Read a book instead.  Read Gabriel Garcia Marquez.  Go on, read him now.

Hasta luego

Kirk out

PS  Oh, and I’m writing a new story based on Mark’s weirdness.  If anybody knows any magazines that publish trans stuff, let me know.

How Many Revs Per Minute?

What is a hero?  This is a question that has been occupying my mind this morning as I try to follow the way of water.  (Incidentally at the moment my central image has moved on from merely flowing around obstacles to actually dislodging them and taking them with me.)

Last night was good: I went for the first time to a poetry group called ‘Soundswrite’.  They meet at the Quaker Meeting House, which is handily situated just down the road (incidentally, that reminds me – when I went for an interview in t’North, the guy asked me how far I’d had to travel to college in London from where I was living.  ‘Oh’, I said.  ‘It’s just down the road – about three miles.’  He smiled at that.)  But I digress.  Yes, a very personable group of women who discuss poems by other people and also by each other: the poet is supposed to sit in silence while the poem is being ‘workshopped’ and then she can weigh in with her own opinions.  It was all very respectful and polite without being a mutual admiration society – a hard balance to strike, I always think.  Poetry performance groups, while being wonderfully enthusiastic and supportive, do not generally distinguish between brilliance and dross: whereas other groups can be quite critical and leave you feeling scarred and bruised.  Not only that, but the wonderful people at Soundswrite praised my Richard III poem very highly and suggested it should be a part of any future commemorative display.  So on the back of that I have sent it to a local magazine.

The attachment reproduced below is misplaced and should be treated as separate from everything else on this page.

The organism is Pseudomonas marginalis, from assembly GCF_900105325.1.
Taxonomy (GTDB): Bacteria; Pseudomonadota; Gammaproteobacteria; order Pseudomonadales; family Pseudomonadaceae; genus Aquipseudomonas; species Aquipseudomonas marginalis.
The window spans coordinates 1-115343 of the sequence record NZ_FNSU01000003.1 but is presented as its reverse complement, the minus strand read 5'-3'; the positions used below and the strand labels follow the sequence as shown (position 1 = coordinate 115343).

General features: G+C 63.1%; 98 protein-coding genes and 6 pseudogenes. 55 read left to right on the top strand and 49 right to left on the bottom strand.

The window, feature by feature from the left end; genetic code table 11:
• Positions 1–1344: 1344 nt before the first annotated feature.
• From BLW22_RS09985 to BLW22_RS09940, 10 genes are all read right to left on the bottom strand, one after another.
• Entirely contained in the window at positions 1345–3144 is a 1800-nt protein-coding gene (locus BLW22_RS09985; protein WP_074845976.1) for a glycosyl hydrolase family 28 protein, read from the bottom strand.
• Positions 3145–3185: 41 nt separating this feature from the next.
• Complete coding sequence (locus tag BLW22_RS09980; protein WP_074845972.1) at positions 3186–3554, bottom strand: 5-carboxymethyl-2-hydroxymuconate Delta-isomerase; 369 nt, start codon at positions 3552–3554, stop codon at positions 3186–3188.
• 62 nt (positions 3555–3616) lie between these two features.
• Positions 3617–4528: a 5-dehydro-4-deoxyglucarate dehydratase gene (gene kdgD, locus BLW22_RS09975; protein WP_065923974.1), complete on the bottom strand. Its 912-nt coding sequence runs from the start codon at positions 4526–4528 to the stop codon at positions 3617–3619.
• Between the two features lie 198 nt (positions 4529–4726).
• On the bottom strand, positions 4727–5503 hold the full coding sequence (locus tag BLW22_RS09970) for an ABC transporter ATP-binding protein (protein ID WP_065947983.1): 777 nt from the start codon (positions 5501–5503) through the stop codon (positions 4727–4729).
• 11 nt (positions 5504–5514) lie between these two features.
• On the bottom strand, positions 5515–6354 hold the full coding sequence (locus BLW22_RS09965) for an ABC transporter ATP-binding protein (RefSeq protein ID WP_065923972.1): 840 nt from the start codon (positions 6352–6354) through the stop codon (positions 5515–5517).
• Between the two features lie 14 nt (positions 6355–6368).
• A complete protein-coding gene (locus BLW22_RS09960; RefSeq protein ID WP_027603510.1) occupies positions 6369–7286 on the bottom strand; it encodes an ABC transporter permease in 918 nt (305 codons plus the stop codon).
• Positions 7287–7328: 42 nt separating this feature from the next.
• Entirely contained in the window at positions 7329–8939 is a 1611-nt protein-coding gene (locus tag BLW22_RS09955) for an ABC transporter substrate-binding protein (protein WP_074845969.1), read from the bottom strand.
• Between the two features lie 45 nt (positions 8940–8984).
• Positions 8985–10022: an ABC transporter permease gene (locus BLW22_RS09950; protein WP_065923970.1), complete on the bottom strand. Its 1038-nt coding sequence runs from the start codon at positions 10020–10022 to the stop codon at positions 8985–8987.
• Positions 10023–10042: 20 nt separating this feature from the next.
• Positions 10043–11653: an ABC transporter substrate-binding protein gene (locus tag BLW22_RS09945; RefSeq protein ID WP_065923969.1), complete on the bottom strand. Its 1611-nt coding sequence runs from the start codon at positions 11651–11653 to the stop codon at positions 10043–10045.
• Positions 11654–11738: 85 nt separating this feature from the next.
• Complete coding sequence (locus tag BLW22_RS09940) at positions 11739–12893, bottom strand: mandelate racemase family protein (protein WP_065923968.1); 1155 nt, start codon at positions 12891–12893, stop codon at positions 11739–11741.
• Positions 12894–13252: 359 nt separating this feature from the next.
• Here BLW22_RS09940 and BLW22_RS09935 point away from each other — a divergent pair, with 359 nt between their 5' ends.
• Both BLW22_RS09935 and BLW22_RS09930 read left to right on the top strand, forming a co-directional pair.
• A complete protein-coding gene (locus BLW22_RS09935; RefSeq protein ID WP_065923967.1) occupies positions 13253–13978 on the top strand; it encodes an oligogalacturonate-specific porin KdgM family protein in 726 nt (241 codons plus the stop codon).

I’ll keep you posted.  Meanwhile I’m sorting my poems into categories and re-writing a couple of sonnets.  But back to today’s theme… and what is a hero?

I’m very fond of the sitcom Rev, and it seems to me that he is the epitome of some kind of hero.  He’s not a plaster saint – he smokes and drinks and loses his temper – but against horrendous odds he tries to do his best day after day, unsupported by the church, plagued by the parish down and out’s – I love the guy who calls him ‘Vicarage’ – and overwhelmed by the adverse circumstances in which he has to do his job.  The two women in this first episode are utterly brilliant, by the way:

http://www.bbc.co.uk/iplayer/episode/b03zjlft/Rev._Series_3_Episode_1/

Check them out – it’s about seven minutes in.  ‘How shall we be church here?’ – it’s pure brilliance.